Thursday, 28 June 2007

A great artist who drew in blood - tribute to Sedumedi

Why must great artists who have contributed so much die unsung and largely unrecognised? What is wrong with this new South Africa that we cannot honour such courageous and visionary figures, asks Terry Grove, a guest contributor to the blog. By TERRY GROVE

On 11 June 2007, the artist from Meadowlands, Percy Sedumedi died. This notice was smsed by his youngest daughter, Itumeleng. “My dad passed away last night. Was with him yesterday afternoon, was convinced that he’s getting better but hey… TB.”

After the normal initial shock and sadness one feels at the loss of a loved one set in, I remonstrated with myself. TB - how is it possible for someone to die of a preventable or curable disease in the 21st century and in South Africa?

Not one of the myriad newspapers in South Africa carried an obituary, not in the week that he died or the weekend of his burial. What is wrong with us? How is it possible that not one of Percy’s friends thought of it?

I am not looking to apportion blame or indulge in a meaningless diatribe but I have so many niggling questions. Percy, talented artist – creator of the Messenger Series (I have one on my wall), and the comic “Travels of the Free Spirit”, founder member of the Soweto Artists Association and sculptor died penniless in a Johannesburg hospital.

How is it possible that one of the people who helped keep freedom’s dream alive in our hearts during the turbulent 70’s and 80’s died such an ignominious death a week before the 31st anniversary of the 16 June 1976 student uprising? Who in Soweto can forget the exhibition mounted by Percy, Fikile and others at the height of the ’76 uprising? Some of the works on display were drawn in the blood of the artists. This was done to demonstrate their solidarity with the students, despite the danger of imprisonment.

The anecdotes of Percy’s antics are legendary – some comical, some politically astute and others sad. He was the classic troubled genius – as art-lovers we marvel at his genius while, for his family, the troubled side, in terms of his role as husband and parent, was often the more immediate reality. Although he loved Connie and their girls, he never cracked the father- spouse thing. He did not quite get that having a family meant that material provision needed to be constant. Neither did he get it that being a dad means you actually need to be around when children are growing up.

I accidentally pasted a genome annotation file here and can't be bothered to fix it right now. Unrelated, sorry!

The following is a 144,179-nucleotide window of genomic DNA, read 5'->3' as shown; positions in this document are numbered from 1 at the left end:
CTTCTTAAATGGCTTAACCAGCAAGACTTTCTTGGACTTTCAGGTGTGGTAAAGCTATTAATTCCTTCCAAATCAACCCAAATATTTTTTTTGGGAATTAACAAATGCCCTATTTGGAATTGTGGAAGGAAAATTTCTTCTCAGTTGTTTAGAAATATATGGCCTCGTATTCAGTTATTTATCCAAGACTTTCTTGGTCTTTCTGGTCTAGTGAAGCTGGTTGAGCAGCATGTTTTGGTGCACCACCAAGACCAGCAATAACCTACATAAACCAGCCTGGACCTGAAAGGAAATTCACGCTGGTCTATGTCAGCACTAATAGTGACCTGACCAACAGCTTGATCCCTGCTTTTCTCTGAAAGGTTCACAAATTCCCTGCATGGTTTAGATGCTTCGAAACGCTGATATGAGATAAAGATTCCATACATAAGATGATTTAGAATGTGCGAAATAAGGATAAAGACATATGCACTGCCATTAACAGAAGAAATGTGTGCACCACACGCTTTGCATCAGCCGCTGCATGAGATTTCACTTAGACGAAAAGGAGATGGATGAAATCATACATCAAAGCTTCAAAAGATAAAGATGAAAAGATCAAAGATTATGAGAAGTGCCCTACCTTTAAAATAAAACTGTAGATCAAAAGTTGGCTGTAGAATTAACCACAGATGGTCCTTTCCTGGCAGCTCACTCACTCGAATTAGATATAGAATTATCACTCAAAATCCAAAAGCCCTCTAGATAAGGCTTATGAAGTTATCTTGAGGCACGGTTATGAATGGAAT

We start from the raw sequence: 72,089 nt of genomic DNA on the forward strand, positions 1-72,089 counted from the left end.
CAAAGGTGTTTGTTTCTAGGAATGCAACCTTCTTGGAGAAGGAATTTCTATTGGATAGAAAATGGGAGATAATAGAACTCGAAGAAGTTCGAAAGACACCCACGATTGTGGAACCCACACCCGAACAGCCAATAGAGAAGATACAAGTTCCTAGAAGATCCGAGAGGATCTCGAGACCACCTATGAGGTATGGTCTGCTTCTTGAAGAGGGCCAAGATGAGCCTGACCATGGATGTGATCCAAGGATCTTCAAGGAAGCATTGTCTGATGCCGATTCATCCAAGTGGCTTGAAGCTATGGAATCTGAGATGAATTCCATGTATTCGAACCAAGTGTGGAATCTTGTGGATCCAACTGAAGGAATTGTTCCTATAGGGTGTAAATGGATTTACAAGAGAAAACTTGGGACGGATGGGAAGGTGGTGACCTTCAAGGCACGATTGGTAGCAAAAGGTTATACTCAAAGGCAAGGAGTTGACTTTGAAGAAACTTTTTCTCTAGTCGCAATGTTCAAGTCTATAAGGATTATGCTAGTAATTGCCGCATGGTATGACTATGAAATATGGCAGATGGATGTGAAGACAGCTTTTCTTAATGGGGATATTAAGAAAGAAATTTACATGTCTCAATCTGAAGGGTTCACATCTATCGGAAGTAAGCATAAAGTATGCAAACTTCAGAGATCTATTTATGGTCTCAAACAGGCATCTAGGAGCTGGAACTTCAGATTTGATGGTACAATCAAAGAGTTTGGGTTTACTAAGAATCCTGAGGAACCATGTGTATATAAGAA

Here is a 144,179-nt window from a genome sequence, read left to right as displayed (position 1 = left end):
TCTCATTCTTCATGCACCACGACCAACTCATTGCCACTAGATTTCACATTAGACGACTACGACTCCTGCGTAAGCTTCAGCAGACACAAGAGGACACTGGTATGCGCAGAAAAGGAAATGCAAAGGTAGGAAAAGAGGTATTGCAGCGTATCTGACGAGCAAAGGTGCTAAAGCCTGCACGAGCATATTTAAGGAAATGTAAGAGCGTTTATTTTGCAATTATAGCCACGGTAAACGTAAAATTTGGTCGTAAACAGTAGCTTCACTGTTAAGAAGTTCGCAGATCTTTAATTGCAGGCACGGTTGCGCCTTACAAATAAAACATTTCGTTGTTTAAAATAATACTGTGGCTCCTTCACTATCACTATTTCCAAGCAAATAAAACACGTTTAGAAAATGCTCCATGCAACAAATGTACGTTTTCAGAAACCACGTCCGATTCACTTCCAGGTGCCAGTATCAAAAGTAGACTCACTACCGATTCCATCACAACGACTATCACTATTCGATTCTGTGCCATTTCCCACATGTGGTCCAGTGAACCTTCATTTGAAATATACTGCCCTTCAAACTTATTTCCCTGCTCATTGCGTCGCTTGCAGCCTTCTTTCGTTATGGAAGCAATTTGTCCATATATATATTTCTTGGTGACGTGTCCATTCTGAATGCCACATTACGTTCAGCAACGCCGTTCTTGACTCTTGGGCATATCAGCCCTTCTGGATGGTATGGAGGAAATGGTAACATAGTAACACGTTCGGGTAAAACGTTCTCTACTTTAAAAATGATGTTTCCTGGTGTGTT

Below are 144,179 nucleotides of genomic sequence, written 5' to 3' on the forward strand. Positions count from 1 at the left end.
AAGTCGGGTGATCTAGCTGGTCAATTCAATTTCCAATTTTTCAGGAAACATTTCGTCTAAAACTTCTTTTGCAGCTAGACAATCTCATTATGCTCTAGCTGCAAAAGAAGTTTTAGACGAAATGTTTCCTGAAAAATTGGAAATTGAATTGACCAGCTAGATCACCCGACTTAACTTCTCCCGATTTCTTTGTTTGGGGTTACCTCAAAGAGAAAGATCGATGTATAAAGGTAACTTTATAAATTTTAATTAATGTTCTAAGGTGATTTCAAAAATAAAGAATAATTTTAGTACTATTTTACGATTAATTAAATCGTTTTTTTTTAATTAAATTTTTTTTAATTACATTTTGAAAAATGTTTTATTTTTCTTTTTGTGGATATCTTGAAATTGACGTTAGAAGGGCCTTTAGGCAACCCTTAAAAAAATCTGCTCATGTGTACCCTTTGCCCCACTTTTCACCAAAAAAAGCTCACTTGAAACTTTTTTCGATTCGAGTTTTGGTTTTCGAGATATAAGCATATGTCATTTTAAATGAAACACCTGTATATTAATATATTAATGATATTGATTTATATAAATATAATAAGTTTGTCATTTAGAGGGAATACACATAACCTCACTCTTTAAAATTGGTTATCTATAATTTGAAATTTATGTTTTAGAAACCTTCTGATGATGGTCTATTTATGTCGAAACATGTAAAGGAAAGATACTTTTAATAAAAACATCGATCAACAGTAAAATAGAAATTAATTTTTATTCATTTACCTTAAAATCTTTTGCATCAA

For Percy there was no middle ground, always the high or the low – good or bad. And when they were good they were mind-blowing. My memories were mostly the mind- blowing stuff.

Percy entered my life when I was an adolescent. My father brought home a stranger one day in the late 70’s. He had met him on the Grand Parade in Cape Town. His artwork was rolled up and carried under his arm. He knew nobody in Cape Town but was determined to exhibit his work and not via the route of the white gallery owners.

So Percy came home to number 12 Sondousteeg, Silvertown and became one of my brothers. A strapping round-faced individual that fitted right in with the Matthews family. I was intrigued by his speech patterns. In one sentence he would use a mixture of Sotho, Zulu, English and Afrikaans and more often than not the sentence would end with “d’jy ken”. Percy was ahead of his time linguistically.

His artistic output during the period he spent in Cape Town was prolific. Not only did he draw and paint, he also made sculptures of plaster of Paris. These were baked in our kitchen oven.

When the Community Arts Project (CAP) was launched in Mowbray in the late 70’s, he conducted Sculpture classes that my brother Quinton and I attended for a while. My presence was merely to make up the numbers and to experience Percy the teacher.

That I had no obvious talent was no matter – art is for everybody and the communion of kindred spirits was enough. He made no distinction between people and embodied the concept ‘motho ke motho ka batho babang’.

Percy made me understand the nuances of South African life. Language and how he mixed it up forced me out of my English – Afrikaans comfort zone. He was as uninhibited as a child and the world became an infinitely wondrous place when he was around. He was so accepting of other people and their opinions.

David Blackwood, the Canadian artist from Newfoundland, says: “I’ve got a strong belief that people who’ve gone before are watching, observing. And they’re in a position to help you as well – I think they watch in a positive way”. I recall these words and I can almost hear Percy say, “I’m around, d’jy ken”, and I am comforted.